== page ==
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Claim for costs of filing and pursuing a successful protest may only be recovered to the extent that costs are adequately documented and show not only that they were incurred. The purposes for which they were incurred. Inc. requests that we determine the amount it is entitled to recover from the Small Business Administration (SBA) for the costs of filing and pursuing its protest in McNeil Technologies. Alleged that SBA unreasonably determined that the 8(a) award to another firm would have no adverse impact on McNeil. SBA properly determine whether including the requirement in the 8(a) program would have an adverse impact on McNeil. We further recommended that if SBA concluded that acceptance of the requirement was inappropriate.

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Matter of: McNeil Technologies, Inc.--Claim for Costs File: B-254909.3 Date: April 20, 1995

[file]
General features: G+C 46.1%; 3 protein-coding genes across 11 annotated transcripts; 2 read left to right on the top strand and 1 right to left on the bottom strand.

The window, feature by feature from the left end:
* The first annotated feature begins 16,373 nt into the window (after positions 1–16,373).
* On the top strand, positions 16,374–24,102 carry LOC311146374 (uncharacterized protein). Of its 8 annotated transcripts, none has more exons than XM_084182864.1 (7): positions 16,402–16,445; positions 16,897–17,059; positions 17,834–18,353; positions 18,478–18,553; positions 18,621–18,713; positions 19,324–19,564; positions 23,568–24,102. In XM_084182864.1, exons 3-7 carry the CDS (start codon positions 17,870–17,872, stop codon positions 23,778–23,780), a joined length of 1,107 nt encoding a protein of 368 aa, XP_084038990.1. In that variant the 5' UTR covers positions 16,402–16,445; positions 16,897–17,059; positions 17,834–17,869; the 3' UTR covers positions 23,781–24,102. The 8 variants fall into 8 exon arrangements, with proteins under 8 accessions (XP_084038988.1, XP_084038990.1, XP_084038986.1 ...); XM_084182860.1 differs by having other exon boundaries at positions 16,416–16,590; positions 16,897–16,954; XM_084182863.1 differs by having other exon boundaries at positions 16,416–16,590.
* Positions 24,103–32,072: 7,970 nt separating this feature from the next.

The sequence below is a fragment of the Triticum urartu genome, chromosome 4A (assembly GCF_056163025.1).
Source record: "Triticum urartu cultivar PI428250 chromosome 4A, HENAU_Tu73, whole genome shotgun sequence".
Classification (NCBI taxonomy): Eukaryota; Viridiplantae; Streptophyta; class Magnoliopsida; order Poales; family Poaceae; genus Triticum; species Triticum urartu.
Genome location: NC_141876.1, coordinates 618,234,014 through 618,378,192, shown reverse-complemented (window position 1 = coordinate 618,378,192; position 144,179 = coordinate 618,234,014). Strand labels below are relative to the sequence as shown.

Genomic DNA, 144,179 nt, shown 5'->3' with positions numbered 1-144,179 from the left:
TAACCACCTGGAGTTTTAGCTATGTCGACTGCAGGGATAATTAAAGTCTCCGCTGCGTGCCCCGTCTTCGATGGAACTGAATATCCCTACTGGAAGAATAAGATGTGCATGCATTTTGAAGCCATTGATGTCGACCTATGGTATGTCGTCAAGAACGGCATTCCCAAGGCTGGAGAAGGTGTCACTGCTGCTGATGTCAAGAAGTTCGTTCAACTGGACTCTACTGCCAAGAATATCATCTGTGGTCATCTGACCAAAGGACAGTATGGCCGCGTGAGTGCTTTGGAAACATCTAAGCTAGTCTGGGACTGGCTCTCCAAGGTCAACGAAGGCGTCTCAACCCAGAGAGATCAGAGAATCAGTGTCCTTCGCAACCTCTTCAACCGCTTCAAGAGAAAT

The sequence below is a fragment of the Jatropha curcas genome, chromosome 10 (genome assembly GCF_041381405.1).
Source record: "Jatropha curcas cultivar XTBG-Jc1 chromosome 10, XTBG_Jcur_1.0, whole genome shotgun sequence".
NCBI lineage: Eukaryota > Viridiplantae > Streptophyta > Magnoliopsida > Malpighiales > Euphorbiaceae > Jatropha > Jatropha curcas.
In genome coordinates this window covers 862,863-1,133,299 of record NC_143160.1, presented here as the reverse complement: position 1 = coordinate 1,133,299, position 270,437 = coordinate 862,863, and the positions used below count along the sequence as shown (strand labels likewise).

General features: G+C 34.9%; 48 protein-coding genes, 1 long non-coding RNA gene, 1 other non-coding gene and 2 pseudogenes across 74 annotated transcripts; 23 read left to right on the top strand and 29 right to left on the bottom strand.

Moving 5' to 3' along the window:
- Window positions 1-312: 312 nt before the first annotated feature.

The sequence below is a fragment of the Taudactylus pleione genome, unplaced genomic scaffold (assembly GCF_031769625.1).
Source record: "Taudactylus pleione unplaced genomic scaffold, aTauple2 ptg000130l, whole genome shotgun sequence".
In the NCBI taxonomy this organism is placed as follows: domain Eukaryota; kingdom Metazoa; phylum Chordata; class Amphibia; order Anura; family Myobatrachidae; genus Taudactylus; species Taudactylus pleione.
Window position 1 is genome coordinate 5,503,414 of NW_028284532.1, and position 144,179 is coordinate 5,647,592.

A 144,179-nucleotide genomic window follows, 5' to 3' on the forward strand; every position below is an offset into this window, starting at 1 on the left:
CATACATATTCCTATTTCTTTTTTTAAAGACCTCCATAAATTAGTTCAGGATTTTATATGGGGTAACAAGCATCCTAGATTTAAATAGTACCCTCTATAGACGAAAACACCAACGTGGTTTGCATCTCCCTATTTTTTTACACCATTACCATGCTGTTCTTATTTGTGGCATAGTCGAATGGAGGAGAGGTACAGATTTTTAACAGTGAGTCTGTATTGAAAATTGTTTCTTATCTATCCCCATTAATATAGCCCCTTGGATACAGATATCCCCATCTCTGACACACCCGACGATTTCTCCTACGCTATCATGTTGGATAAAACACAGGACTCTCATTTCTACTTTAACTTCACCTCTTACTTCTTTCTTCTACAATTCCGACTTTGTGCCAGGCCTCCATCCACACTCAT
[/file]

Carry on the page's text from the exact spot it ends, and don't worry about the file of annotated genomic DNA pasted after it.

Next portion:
Claim for costs of filing and pursuing a successful protest may only be recovered to the extent that costs are adequately documented and show not only that they were incurred, but the purposes for which they were incurred, and how the claimed costs relate to the protest.

Attorneys

DECISION

McNeil Technologies, Inc. requests that we determine the amount it is entitled to recover from the Small Business Administration (SBA) for the costs of filing and pursuing its protest in McNeil Technologies, Inc., B-254909, Jan. 25, 1994, 94-1 CPD Para. 40.

We deny the claim.

BACKGROUND

On September 14, 1993, McNeil filed a protest in our Office challenging SBA's determination to accept into the 8(a) program a follow-on requirement to provide management support services for the Department of Health and Human Services's (HHS) State Legalization Impact Assistance Grant (SLIAG) program. McNeil, a small business and the incumbent then performing the required services, alleged that SBA unreasonably determined that the 8(a) award to another firm would have no adverse impact on McNeil.